Summer 2003 • Vol. XXV No. 3/4 PoetryJuly 1, 2003 |

The City from a Distance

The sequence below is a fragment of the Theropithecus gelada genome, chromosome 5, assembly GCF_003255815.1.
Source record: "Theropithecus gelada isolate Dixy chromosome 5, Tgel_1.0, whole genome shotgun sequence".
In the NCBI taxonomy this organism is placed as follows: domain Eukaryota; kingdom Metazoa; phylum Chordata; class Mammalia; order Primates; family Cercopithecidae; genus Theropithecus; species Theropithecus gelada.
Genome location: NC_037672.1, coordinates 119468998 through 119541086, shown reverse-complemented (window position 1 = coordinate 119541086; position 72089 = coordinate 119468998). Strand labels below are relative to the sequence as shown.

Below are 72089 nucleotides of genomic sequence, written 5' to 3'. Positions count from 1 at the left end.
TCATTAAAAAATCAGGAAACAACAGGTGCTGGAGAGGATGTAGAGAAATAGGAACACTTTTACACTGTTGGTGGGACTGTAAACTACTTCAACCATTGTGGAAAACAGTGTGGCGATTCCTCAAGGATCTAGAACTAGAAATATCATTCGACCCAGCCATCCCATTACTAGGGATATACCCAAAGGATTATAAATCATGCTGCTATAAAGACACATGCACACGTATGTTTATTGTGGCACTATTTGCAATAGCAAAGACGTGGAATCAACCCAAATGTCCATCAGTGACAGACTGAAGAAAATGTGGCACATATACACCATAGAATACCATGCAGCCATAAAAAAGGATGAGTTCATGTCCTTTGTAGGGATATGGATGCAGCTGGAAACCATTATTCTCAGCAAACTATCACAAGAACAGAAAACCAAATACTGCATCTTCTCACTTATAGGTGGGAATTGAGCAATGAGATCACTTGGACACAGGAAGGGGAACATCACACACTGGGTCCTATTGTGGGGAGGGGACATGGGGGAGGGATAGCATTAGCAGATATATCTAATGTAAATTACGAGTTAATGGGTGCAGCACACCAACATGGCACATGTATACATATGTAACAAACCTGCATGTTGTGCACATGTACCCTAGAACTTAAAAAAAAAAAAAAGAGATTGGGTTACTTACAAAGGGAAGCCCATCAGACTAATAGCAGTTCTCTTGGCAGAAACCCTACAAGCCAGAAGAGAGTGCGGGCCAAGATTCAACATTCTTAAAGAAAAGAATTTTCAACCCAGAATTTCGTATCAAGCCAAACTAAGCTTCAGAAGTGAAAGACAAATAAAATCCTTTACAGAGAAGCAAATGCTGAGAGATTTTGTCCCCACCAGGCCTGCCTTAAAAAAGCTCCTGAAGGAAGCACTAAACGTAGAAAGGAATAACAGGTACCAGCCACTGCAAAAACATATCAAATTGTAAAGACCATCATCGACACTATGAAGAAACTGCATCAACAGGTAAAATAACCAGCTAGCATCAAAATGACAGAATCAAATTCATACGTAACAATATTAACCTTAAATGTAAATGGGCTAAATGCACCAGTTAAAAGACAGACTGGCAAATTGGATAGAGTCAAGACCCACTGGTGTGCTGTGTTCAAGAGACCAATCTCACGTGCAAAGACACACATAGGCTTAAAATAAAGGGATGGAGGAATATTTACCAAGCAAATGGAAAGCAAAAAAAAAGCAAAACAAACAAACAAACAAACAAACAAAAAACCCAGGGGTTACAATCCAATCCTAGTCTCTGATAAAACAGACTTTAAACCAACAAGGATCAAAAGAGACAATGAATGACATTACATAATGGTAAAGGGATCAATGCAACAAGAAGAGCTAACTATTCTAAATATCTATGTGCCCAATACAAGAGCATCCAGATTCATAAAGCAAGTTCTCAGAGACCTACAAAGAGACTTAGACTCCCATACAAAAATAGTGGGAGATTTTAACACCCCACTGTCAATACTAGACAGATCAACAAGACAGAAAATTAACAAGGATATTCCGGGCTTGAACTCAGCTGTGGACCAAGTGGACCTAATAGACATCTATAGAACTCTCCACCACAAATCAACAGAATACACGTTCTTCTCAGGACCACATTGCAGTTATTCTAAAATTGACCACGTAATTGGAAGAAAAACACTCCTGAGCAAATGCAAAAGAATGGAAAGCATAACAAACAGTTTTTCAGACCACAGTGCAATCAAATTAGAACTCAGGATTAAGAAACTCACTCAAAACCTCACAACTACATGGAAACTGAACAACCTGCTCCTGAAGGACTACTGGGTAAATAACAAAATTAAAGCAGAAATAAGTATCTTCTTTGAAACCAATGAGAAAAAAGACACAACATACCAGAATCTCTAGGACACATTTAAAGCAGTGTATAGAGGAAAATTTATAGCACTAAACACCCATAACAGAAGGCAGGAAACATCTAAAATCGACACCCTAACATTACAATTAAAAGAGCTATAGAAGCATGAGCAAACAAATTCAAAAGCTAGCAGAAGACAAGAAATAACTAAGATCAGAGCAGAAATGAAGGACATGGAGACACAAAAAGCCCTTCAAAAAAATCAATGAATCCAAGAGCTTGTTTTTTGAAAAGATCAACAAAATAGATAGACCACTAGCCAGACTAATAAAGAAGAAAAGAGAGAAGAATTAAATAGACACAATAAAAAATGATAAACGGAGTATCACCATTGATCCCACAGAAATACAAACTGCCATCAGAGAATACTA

Translated from the Spanish.    In the splendor of a summer noon the boat was headed downriver toward San Juan. Along the riverbanks cicadas sang among the poplar and chestnut branches, and the water, a cloudy clay-pink color, folded lazily back over the iridescent wake. In the heavy heat of the air, the way the water gently rocked the boat felt good, carrying us lightly along, bodies without desire, souls without a care. The village was on the slope of a little hill. The white houses, the green railings, were below, and along the trail going up, its steepness eased by steps and leveled landings, the dust gleamed beneath the silvery shadow of the olive trees. Above was the church, and inside it, in back, on the other side of the darkness, you could glimpse the garden: a gallery covered with a green bower that the light tinged with a shimmering golden glow. As you went outside, onto the slope of the terrace, the expanse of lowland appeared, the earth whose warm tones

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